When I was growing up, I had a lot of trouble trying to understand ‘why bad things happen to good people.’ A Jewish Rabbi named Harold Kushner wrote a fascinating book on the subject, although I do not agree with all of his reasoning. Rather than trying to argue with Kushner’s logic, I try to focus on the fact that bad things are going to happen, but the extent of the damage depends on us. We are all familiar with the statement floated by human behavioral experts, “No one can make you angry. You chose to be, or not to be, angry at some real or perceived threat.”
There are a multitude of things that upset our equilibrium, almost on a daily basis. It is easy to let them weigh us down. I would like to point out to you that there are also many things that should make us happy. After a lot of years of evaluating my own situation, I have discovered that the most enjoyable things are small, life altering events, if we allow them to take charge of our day. Happiness is the way in which you deal with the everyday things of life. Recently, I was at the hospital to take a PET scan. They had injected the radioactive iodine into my arm and I was waiting for the chemical to circulate – a process that takes approximately thirty minutes. Next to me on another reclining bed was one of the happiest people I have ever met. My spirits were rather low, but his smile, his chatter, and his attitude lifted my spirit. The technician who was prepping us for the exam asked the man what the doctor’s prognosis was. The man replied in a cheerful voice, “I have two months to live, tops.”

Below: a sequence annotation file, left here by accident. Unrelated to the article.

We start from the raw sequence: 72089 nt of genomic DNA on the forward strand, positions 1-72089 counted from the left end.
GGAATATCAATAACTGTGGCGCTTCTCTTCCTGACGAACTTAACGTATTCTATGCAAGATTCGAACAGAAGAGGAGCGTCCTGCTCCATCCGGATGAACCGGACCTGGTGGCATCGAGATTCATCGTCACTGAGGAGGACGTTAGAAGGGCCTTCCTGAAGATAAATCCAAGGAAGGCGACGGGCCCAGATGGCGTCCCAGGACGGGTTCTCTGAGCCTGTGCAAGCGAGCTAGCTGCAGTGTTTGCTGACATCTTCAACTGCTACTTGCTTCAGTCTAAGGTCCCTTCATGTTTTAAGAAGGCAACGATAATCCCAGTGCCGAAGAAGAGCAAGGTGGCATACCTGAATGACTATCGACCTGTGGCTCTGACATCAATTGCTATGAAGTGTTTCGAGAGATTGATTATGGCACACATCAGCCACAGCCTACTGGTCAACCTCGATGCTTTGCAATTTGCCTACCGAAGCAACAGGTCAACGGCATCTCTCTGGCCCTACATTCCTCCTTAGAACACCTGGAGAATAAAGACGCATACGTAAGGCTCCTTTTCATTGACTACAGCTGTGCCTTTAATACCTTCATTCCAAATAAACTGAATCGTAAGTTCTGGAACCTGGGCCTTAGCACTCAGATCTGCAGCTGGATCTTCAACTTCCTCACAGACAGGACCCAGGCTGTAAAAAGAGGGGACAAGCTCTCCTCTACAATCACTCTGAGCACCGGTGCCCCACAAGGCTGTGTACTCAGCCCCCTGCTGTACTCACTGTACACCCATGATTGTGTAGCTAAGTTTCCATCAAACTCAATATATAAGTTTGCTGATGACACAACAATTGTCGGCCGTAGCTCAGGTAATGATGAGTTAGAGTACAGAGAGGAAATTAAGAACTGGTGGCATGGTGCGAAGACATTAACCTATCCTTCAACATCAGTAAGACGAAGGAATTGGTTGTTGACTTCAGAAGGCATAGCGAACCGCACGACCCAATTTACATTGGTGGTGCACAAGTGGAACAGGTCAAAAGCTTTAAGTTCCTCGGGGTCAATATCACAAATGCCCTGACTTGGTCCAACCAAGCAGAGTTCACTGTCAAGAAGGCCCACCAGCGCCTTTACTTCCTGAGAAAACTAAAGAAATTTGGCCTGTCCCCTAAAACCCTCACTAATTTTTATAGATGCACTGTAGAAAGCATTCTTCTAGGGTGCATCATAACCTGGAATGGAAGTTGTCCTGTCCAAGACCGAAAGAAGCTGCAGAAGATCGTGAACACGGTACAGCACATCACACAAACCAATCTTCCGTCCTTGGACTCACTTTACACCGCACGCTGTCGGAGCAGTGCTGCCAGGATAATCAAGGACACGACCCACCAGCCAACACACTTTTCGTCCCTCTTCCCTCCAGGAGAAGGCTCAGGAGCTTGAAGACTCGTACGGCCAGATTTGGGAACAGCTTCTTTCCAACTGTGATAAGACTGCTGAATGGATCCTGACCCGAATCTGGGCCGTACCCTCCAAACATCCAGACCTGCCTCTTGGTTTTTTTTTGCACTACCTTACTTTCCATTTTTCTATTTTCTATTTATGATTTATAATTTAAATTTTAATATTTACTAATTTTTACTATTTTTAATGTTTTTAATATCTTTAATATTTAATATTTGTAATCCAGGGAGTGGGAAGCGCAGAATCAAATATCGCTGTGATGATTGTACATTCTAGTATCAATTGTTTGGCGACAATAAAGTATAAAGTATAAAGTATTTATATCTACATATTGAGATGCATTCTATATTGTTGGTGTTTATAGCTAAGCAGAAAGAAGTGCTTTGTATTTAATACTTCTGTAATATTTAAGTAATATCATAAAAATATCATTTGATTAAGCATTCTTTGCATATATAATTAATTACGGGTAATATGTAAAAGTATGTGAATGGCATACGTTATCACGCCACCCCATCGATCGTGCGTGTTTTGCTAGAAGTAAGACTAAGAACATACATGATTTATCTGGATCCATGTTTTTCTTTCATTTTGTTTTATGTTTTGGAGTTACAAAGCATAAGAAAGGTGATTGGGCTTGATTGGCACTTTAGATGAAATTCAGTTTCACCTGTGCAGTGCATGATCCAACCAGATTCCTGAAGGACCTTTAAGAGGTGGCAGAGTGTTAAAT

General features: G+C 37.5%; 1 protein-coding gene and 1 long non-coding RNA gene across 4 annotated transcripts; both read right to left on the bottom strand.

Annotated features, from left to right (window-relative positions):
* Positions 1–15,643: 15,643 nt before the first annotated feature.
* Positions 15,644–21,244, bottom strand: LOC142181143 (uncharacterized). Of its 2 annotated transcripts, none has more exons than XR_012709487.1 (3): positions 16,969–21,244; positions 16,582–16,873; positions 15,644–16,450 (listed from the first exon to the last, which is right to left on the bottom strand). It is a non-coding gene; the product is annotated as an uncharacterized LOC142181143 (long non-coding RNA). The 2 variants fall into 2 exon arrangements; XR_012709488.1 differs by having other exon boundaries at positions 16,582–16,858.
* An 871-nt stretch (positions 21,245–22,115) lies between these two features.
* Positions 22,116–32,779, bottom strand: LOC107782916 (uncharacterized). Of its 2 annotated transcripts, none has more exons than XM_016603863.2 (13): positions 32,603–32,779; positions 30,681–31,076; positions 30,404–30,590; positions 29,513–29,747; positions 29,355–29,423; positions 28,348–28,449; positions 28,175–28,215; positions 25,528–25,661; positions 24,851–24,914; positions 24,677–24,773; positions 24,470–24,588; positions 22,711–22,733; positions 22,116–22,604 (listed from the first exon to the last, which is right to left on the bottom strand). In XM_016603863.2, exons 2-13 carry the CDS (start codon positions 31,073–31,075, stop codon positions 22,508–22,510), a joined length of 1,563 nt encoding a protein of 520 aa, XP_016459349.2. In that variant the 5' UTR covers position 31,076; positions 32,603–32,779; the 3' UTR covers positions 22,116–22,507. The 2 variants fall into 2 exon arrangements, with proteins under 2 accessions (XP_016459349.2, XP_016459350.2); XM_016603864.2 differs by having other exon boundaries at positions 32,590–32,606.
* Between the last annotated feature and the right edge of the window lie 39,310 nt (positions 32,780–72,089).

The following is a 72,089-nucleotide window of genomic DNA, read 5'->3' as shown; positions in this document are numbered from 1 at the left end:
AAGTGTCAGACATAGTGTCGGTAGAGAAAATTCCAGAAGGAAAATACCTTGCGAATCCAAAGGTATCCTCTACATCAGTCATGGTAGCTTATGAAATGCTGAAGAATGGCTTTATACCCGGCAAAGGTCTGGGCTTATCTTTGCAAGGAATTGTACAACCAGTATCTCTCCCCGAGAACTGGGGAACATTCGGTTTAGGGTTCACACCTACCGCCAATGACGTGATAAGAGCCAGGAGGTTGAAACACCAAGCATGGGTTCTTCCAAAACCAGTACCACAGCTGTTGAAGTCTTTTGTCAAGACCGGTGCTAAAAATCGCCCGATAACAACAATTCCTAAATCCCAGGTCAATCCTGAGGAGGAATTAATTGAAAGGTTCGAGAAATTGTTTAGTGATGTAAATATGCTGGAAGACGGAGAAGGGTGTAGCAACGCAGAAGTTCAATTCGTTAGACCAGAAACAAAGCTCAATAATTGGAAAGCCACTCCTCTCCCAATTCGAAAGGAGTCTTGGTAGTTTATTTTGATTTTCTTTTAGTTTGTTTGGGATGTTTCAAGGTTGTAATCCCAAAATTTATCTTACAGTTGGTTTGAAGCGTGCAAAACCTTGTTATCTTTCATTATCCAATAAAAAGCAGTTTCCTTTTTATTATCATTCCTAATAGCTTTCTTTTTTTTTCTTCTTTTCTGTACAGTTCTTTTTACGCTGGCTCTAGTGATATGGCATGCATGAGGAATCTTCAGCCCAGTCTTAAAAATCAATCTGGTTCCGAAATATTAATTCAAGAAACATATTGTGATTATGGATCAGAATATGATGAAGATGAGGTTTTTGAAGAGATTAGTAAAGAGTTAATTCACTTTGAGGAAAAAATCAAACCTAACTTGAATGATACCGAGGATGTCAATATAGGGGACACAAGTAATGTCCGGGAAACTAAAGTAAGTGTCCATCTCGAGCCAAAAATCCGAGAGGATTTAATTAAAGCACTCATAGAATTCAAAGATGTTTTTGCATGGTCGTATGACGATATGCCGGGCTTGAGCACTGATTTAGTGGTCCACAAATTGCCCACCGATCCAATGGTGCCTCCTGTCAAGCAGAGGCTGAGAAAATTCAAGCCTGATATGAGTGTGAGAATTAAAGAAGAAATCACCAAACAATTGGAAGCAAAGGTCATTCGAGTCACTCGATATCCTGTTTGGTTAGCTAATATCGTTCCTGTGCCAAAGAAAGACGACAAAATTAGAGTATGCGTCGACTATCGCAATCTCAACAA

I turned my head away and took a deep breath. I found a very good thing in this man’s attitude, and I have tried to adjust mine as a result. I stop and think of how things were when I was a small child and the world held so much wonder. I remember the thrill of looking into a bird’s nest and counting the small furry creatures waiting for their mother to return. I remember sparkling creeks just right to wade with bare feet, and the endless expanse of a clear blue sky. If you try, you can view the world with the same kind of wonder that archeologist Howard Carter experienced when he peered through the small opening into Tutankhamen’s tomb in Egypt. It had been undisturbed for centuries and a layer of dust covered everything. “What do you see?” the man behind him asked after a moment when Carter did not move or speak. “Wonderful things,” Carter answered in a hoarse whisper.
What have you seen today, and did you allow it to take your breath away?